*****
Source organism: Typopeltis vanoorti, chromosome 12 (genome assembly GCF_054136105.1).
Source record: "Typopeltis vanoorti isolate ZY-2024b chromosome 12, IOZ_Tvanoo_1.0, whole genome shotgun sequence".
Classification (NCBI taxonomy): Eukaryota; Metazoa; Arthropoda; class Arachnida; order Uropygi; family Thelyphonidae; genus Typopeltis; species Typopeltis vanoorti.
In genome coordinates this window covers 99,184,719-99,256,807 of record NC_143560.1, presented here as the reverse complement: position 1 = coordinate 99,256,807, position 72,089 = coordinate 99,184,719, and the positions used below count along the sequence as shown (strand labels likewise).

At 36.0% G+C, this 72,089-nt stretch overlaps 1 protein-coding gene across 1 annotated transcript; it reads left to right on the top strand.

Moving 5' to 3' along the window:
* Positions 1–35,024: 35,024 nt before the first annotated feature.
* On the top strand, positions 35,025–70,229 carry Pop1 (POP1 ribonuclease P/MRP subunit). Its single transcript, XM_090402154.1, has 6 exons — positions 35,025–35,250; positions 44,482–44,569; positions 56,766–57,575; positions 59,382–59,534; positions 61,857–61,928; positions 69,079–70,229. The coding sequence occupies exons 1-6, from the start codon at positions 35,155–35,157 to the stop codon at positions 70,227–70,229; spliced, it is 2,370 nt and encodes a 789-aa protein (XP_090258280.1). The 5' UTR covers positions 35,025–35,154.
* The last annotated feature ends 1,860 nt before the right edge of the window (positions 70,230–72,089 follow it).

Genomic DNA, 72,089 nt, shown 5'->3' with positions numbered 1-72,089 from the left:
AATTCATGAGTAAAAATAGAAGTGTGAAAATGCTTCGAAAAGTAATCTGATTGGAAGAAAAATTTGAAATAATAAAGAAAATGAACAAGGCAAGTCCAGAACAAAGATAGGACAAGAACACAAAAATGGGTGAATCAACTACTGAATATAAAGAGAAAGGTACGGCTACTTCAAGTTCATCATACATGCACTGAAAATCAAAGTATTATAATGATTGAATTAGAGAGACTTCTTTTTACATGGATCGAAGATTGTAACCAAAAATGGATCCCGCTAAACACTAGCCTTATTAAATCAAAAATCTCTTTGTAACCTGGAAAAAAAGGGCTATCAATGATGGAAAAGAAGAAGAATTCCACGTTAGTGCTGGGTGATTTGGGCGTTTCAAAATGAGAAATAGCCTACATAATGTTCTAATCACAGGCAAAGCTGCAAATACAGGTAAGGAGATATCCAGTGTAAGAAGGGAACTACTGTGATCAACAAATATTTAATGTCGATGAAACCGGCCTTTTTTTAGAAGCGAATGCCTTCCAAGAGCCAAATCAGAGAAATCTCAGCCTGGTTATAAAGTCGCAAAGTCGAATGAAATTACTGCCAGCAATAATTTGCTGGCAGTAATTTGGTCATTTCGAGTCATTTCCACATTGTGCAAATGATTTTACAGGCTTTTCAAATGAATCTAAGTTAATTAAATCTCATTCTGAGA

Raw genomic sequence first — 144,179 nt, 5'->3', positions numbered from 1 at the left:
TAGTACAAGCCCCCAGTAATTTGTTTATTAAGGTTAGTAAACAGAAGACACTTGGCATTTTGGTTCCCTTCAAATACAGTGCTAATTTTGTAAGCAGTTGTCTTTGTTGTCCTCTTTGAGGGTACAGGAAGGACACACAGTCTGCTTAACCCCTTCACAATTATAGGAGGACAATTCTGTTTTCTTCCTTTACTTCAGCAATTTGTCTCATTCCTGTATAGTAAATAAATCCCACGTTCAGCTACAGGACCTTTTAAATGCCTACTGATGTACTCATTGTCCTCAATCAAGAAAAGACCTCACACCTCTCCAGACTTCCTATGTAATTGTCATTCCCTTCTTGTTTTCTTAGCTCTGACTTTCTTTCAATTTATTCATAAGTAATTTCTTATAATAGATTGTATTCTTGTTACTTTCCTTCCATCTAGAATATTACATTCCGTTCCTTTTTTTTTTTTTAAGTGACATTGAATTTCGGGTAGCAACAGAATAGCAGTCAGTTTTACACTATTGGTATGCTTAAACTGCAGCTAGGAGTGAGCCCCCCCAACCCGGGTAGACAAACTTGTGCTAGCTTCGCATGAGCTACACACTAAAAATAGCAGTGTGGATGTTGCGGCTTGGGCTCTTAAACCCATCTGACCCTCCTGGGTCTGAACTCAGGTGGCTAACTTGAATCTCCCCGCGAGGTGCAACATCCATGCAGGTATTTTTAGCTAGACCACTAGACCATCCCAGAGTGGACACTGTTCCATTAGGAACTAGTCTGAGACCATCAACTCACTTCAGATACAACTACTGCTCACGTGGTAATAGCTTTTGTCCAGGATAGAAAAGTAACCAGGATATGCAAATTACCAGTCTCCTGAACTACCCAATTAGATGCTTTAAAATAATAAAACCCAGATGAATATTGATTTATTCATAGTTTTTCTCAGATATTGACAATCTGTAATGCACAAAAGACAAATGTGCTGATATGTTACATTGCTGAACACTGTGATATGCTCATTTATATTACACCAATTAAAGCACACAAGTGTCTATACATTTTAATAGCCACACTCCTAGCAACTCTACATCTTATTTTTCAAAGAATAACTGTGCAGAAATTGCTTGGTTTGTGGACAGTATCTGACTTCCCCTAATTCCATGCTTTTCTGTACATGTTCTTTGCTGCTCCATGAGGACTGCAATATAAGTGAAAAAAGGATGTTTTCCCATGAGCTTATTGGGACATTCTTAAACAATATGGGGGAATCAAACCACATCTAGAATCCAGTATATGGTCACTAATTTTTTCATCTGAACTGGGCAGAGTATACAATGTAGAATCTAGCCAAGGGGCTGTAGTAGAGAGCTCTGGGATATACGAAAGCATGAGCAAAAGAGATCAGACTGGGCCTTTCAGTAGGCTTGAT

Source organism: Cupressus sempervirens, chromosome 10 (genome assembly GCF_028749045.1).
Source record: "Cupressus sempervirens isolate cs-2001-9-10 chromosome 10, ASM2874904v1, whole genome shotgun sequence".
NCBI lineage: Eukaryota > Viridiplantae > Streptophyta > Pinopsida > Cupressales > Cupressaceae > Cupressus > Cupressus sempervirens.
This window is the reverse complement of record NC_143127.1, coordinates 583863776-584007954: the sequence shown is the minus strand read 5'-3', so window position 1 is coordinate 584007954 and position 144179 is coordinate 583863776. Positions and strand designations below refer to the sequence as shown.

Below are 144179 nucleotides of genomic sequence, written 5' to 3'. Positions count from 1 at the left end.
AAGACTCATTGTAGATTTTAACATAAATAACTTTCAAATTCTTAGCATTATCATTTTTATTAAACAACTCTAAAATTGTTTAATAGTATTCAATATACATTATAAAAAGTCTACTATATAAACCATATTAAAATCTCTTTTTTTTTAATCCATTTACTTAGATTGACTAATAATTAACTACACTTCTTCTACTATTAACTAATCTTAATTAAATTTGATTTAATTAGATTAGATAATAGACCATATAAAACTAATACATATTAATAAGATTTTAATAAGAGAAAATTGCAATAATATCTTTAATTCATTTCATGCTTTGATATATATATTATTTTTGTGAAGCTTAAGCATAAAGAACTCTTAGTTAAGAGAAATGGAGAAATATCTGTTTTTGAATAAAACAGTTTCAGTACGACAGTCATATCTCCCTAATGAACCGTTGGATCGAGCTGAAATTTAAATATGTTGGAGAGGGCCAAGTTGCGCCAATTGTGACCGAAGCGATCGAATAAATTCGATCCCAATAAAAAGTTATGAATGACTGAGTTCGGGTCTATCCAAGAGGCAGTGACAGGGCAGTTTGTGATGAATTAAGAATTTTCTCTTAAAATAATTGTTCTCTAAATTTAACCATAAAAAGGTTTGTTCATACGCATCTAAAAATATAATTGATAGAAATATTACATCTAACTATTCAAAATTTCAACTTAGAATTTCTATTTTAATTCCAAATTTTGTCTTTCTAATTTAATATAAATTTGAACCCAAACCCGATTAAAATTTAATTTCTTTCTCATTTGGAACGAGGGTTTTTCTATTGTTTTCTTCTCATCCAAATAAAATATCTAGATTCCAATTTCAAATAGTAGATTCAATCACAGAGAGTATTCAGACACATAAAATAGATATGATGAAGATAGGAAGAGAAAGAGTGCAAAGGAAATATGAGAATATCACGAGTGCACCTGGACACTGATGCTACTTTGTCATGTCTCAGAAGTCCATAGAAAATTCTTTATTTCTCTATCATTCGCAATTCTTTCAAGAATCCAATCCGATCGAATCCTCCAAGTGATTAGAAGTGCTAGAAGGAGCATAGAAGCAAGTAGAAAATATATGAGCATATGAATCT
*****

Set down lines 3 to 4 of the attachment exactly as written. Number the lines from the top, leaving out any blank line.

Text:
Classification (NCBI taxonomy): Eukaryota; Metazoa; Arthropoda; class Arachnida; order Uropygi; family Thelyphonidae; genus Typopeltis; species Typopeltis vanoorti.
In genome coordinates this window covers 99,184,719-99,256,807 of record NC_143560.1, presented here as the reverse complement: position 1 = coordinate 99,256,807, position 72,089 = coordinate 99,184,719, and the positions used below count along the sequence as shown (strand labels likewise).